The Lake Louise Lakeshore Trail is one of the best easy hikes in Banff National PArk

13. Filling Your Days with Driving

I know it’s tempting to try to see as much as possible, but these natural landscapes and mountains views are best appreciated at a slower pace. You’ll enjoy your time so much more if you aren’t hopping out of the car for a quick picture before moving on to the next place.

Instead, go on a hike, find a place for a picnic, or walk along a lakeshore. When planning your trip, make sure you have enough days to properly enjoy the area.

Local Tip: Inevitably, you’ll be spending time in the car. Keep your entire family entertained with the Banff audio guide by GuideAlong. This entertaining and educational GPS activated audio tour will greatly enhance your visit to Canmore and Banff National Park.

Bow Valley Parkway Road cycling in Banff National Park

14. Assuming you NEED a Rental Car

Ask in any Facebook group whether you need a rental car when you visit Banff and you are bound to get numerous responses that having a rental car is a MUST.

I disagree with this. Instead, I would say that in some circumstances, you absolutely can get by visiting Banff National Park without a car. It depends on what you want to see and do, how long you are visiting for and where you stay.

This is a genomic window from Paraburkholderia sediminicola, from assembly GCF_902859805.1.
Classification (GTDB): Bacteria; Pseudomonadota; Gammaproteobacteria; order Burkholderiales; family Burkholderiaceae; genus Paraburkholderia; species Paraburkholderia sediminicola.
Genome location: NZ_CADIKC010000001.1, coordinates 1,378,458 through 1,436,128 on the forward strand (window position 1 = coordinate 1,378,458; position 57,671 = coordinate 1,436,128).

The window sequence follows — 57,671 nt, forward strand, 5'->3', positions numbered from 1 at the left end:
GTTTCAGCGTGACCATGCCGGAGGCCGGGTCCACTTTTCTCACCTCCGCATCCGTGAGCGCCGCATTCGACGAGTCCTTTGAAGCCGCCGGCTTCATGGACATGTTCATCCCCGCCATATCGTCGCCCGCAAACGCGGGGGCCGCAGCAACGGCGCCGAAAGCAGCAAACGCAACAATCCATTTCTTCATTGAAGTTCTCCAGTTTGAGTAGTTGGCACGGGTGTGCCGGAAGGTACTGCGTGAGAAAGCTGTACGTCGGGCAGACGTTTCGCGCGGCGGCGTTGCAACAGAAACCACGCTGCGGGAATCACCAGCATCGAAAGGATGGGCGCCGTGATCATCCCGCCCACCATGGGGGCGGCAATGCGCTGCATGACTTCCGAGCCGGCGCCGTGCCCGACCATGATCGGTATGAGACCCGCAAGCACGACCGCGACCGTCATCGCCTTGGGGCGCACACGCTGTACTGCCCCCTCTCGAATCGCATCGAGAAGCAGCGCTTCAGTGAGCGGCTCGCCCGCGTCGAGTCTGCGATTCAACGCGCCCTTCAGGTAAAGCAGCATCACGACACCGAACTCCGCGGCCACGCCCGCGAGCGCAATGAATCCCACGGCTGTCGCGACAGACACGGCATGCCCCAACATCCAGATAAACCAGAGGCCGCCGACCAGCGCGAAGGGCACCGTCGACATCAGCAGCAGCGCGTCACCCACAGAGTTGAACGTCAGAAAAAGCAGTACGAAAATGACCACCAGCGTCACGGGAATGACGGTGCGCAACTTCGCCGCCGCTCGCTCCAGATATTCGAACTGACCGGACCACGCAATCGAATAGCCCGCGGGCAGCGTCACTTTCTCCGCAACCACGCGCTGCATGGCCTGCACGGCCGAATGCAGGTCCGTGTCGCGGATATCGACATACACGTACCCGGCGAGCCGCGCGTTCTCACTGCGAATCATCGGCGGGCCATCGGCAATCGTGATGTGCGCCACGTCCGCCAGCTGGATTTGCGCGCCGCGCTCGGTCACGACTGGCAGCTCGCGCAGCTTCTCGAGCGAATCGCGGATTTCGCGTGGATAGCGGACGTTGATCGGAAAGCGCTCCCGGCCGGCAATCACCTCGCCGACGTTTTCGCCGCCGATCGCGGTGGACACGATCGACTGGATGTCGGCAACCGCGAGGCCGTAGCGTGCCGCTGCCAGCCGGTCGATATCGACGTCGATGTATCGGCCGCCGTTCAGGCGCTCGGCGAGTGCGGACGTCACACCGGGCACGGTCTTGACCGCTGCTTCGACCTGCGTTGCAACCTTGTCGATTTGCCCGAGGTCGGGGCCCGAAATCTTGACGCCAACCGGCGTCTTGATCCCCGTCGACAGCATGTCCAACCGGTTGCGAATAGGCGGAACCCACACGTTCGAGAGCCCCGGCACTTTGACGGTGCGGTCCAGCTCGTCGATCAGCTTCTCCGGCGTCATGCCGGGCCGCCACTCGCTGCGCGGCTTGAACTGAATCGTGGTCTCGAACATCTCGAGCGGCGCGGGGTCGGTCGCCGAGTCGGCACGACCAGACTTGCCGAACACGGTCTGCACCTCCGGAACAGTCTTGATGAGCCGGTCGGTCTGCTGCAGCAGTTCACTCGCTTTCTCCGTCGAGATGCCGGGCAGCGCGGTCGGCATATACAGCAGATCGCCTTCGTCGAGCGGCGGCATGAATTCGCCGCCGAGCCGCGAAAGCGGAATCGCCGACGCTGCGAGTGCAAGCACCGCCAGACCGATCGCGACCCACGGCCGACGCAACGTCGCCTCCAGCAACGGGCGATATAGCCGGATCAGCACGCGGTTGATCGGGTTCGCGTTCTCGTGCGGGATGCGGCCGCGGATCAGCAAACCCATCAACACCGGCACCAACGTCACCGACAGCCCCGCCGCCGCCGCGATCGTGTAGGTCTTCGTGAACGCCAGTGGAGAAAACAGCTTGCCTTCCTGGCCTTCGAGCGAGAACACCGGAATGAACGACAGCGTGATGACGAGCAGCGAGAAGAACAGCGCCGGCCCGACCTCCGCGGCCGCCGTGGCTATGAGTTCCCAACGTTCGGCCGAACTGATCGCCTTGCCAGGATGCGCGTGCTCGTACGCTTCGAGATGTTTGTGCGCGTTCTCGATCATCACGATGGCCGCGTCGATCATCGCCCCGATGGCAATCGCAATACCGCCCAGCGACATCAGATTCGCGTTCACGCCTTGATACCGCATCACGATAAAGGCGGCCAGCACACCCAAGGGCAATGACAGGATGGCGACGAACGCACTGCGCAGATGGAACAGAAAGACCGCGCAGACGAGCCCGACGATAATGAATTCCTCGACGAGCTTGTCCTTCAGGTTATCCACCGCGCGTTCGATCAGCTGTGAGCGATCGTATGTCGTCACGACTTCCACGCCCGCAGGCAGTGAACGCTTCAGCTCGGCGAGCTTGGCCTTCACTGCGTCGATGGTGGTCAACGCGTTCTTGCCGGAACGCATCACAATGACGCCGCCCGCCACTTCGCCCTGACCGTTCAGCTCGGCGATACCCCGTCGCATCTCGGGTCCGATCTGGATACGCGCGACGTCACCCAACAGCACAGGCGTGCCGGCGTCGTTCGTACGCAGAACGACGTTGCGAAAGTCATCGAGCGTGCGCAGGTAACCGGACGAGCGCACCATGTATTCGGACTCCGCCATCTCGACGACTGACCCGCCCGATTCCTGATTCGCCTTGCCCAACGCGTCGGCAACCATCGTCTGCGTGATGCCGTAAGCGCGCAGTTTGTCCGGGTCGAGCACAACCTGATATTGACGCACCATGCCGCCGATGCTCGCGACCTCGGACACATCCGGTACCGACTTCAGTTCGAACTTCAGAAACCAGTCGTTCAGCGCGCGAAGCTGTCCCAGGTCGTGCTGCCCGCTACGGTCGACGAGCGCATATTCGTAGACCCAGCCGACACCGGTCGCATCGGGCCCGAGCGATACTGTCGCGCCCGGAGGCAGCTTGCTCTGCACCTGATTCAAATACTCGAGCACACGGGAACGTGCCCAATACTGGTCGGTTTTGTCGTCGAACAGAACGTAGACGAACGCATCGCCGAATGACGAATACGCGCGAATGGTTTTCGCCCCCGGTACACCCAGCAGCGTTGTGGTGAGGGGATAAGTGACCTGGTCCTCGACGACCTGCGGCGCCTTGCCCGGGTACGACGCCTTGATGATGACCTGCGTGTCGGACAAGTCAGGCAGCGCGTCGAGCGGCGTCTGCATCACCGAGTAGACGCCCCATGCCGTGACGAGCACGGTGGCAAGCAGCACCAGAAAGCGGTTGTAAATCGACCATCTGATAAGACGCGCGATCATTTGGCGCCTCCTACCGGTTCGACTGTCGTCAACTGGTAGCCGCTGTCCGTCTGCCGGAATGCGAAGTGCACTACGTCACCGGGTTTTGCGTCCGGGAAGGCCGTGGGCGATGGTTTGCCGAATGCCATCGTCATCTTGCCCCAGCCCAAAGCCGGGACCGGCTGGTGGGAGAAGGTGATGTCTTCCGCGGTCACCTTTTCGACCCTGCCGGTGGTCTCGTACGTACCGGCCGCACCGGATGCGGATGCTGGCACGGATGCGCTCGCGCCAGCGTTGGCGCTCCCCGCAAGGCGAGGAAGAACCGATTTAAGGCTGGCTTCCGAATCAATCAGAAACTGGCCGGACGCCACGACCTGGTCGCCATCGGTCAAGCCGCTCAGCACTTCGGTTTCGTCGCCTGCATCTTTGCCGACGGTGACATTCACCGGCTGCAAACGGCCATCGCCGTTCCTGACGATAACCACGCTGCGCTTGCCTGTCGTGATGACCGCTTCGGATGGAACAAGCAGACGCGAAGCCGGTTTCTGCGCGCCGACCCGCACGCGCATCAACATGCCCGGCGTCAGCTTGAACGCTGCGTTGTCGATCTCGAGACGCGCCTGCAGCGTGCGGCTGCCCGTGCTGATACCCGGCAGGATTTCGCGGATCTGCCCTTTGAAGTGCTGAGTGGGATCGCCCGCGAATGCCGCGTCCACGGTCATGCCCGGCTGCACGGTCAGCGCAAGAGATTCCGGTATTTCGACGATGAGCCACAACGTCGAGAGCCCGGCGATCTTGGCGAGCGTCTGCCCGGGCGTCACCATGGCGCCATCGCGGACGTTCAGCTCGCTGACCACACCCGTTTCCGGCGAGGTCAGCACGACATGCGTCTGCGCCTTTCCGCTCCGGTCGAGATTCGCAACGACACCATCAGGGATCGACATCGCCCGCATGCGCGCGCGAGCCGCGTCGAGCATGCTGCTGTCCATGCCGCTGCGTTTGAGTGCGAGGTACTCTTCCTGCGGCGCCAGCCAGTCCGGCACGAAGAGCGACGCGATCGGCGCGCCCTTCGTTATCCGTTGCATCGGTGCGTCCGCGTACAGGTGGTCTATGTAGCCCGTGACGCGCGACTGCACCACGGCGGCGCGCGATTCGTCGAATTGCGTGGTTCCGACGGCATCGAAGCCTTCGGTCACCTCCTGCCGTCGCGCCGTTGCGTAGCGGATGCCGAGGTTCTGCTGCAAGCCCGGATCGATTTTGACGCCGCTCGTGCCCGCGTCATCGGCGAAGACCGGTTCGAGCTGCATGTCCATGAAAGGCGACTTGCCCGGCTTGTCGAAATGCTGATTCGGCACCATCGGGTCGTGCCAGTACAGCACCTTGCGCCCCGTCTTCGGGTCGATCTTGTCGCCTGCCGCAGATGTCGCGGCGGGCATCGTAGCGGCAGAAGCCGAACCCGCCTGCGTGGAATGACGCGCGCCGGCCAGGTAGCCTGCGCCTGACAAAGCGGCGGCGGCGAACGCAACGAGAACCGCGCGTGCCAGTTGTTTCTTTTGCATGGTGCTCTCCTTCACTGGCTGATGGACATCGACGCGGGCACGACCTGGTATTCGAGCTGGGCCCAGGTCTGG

If you stay in Canmore, I’d recommend a car so that you aren’t constantly waiting/transferring on buses (and wasting time).

But if you stay in one of these Best Banff Hotels without a car, then taking public transportation is much easier! Plus it’s quite easy to get from the airport in Calgary to Banff.

Roam Transit is the public bus system that runs in Canmore, Banff and Lake Louise. If you wanted to go to Johnston Canyon – there’s a bus from Banff to Johnston Canyon (Roam Route 9). The Banff Gondola can be reached using Roam Route 1. You can get to Lake Louise using Roam Route 8 (in the summer, there’s both a scenic route and express route).

Roam bus that goes from Banff to Johnston Canyon.

If you buy a super pass (system wide day pass), you can also take the Parks Canada lake connector shuttle from Lake Louise to Moraine Lake. There’s a bus to Lake Minnewanka (Roam Route 6) where you can do the boat cruise. You can even take the bus to Canmore and enjoy the town for the day (or ride bikes on the Legacy Trail which connects the two towns).

Being able to visit without a car will also depend on when you are visiting. Many of the Roam Transit routes are either stopped in the winter or the schedule changes. However, if you plan to ski your entire trip, you don’t need a car. Each ski resort in Banff has a bus that runs each day.

For hikes, there are way more than you could do in 5 or 6 days that you can reach without having a car! Here’s a great list of Banff hikes you can access without a car.

view of Rock Isle Lake from the Rock Isle Lake Viewpoint at Banff's Sunshine Meadows